Homelessness can have long-lasting devastating physical, emotional and psychological effects on children and their parents. Families become homeless because of a lost job, reduced work hours, or an unanticipated expense. Helping the family to stabilize by assisting with housing allows for their healing – financially, emotionally, and psychologically.
The Journey Home is celebrating Jenny’s milestone of moving into stable housing.
At 19 years old, “Jenny” found herself homeless. She did not have a driver’s license and had worn out her welcome at her friends after a lot of couch surfing. Jenny’s lack of confidence and low self-esteem added to her challenges. Jenny’s cousins helped her find the support she needed. They helped her study for the driver’s license exam and brought her to The Journey Home. Now Jenny has her own place to live, her driver’s license, scored extremely high on the ACT and has a full scholarship to MTSU. Now Jenny knows she has a home and can focus her attention on studying and getting her degree. 🎓
Often, youth homelessness is linked to family conflict. Many of the youth have experienced significant trauma before and after becoming homeless. There are many factors that lead to homeless youth – human trafficking, exploitation, pregnant and parenting youth, youth with special needs or disabilities and youth of color. The Journey Home celebrates Jenny’s accomplishments. The Journey Home serves youth 18 years of age and older.
Please note: The Journey Home protects the identity of clients – while the story is factual, the names and photos represent a likeness of those featured in the story.
The Journey Home is celebrating “David’s” move into stable housing enabling him to access resources he needs to begin living an independent life.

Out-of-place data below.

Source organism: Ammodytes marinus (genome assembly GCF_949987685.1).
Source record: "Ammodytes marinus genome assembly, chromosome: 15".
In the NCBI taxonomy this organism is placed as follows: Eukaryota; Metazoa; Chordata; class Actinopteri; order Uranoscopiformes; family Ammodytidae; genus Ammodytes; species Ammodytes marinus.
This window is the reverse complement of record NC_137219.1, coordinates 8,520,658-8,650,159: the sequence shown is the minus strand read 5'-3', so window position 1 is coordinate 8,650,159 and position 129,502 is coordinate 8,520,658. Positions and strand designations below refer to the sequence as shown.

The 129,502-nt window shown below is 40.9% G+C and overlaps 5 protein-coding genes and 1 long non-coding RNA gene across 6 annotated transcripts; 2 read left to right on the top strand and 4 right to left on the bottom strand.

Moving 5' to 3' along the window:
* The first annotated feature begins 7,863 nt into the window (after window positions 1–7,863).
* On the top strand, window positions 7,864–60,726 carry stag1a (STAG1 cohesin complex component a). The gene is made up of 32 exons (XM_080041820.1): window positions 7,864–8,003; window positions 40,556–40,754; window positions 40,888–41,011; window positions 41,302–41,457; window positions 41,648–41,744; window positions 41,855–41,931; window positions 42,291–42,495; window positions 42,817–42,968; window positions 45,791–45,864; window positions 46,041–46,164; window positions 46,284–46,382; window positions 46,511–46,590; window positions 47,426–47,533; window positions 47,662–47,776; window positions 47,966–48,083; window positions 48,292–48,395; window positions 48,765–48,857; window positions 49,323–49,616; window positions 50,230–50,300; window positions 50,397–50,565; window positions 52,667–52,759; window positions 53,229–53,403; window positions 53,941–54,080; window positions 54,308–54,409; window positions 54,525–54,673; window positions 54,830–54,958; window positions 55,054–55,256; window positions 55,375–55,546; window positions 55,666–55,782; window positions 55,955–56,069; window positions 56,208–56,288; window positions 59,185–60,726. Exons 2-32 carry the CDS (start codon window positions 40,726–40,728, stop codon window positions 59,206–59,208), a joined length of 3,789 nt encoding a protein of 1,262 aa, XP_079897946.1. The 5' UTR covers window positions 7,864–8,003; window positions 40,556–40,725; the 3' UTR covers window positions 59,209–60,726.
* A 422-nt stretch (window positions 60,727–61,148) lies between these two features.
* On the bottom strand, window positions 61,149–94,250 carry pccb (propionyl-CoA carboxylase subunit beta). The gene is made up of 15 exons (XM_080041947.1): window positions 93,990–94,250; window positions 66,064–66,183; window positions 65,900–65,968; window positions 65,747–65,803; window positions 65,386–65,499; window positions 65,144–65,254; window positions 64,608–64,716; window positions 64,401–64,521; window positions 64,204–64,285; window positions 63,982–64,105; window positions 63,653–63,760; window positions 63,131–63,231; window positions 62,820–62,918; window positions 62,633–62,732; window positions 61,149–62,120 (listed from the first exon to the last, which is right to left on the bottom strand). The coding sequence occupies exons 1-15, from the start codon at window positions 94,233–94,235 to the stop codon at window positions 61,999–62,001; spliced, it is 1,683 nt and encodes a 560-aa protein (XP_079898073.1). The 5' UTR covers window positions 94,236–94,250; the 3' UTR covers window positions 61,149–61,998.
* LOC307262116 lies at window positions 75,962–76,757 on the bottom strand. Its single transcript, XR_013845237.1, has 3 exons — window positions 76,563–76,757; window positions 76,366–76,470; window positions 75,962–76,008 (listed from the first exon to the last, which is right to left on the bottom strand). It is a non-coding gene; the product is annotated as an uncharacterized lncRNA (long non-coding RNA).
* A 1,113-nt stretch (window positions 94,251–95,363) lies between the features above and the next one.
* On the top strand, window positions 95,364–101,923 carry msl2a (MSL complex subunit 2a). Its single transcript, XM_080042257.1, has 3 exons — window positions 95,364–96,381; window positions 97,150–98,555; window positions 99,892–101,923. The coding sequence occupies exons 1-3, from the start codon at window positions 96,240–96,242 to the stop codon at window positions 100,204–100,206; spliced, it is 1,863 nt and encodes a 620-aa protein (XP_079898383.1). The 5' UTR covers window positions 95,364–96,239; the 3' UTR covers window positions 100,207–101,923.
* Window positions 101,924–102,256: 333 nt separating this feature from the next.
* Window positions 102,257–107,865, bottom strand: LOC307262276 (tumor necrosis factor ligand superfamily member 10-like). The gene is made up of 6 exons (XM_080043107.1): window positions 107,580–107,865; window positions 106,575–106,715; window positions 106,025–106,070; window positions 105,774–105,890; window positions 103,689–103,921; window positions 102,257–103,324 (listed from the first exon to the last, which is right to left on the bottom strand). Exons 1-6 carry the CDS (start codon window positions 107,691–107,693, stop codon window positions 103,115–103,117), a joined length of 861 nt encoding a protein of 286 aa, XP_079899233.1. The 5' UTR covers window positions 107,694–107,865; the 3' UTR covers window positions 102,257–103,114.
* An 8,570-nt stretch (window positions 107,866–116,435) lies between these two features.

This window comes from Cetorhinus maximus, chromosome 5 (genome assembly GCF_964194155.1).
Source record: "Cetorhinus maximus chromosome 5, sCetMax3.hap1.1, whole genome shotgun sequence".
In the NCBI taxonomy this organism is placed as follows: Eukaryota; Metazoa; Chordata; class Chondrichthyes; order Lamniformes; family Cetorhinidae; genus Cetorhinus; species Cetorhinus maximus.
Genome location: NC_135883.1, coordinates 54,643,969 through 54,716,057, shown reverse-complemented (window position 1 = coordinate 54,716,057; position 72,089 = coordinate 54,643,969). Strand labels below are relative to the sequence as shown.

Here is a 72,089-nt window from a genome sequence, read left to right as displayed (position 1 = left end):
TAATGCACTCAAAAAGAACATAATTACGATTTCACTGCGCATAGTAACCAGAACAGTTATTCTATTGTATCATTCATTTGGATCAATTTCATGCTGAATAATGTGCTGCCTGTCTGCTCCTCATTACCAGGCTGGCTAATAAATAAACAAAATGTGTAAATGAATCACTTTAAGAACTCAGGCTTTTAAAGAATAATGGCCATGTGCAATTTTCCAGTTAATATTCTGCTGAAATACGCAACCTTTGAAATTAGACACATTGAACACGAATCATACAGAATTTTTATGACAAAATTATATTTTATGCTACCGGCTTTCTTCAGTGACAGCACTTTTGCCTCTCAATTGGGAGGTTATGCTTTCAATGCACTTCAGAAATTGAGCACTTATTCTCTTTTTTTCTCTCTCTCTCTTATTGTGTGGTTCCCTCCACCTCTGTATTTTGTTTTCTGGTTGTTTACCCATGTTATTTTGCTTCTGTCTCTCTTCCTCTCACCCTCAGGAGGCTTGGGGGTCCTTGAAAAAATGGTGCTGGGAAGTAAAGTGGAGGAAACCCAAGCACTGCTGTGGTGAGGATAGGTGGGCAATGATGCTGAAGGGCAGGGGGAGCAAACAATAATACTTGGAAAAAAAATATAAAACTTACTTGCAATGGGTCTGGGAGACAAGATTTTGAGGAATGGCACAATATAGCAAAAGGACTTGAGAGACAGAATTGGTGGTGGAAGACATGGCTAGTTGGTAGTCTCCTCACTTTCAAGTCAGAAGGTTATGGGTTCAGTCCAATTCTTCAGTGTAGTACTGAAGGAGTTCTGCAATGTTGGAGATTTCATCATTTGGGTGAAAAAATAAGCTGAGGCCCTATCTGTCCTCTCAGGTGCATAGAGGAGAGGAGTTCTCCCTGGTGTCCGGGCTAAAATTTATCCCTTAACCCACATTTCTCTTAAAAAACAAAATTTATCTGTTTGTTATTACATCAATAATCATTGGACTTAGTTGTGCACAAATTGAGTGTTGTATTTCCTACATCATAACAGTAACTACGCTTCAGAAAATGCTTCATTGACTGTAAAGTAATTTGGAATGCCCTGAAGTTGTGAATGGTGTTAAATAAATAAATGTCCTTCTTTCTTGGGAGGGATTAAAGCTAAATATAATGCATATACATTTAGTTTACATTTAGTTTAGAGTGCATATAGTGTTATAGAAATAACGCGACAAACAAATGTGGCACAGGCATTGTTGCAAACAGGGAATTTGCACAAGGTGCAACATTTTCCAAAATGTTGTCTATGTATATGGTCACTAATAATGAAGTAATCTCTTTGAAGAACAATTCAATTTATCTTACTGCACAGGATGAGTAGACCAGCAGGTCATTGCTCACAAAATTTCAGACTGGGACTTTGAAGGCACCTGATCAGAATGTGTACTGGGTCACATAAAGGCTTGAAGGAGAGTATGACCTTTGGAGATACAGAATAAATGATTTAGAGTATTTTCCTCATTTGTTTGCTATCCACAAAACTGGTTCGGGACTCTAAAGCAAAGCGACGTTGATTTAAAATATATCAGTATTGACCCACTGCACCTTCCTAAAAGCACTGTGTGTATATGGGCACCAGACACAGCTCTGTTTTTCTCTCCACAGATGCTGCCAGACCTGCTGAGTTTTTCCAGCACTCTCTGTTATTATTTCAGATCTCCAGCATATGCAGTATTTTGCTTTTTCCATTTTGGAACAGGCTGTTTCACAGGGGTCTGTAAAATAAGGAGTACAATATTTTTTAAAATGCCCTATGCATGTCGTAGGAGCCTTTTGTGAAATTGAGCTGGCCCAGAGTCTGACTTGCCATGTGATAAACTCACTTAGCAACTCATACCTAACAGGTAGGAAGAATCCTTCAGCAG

David grew up in foster care from the time he was 5 years old. He lived with several foster families during this time and experienced abuse by one of the families that was providing for his care. When David turned 18, he reunited with his family after many years of separation. David struggled to hold down a job which led to him becoming homeless. That is when his family brought him to The Journey Home and asked for help.
The Journey Home helped David find an apartment and is working to help him attain ID credentials including a social security card. David was referred to the career center to evaluate his skills and qualifications to help him become employed. He has also been referred to a mental health counselor. This support and development of his skills will help David rely on himself and allow him to celebrate his own “Independence Day”.
Physical or Mental Health problems can cause homelessness or can make a person’s vulnerability to homelessness escalate. When a person is young and experiences trauma, it can impact every aspect of the person’s life moving forward. Counseling and support can change and positively impact a person’s situation to help them begin to live an independent life.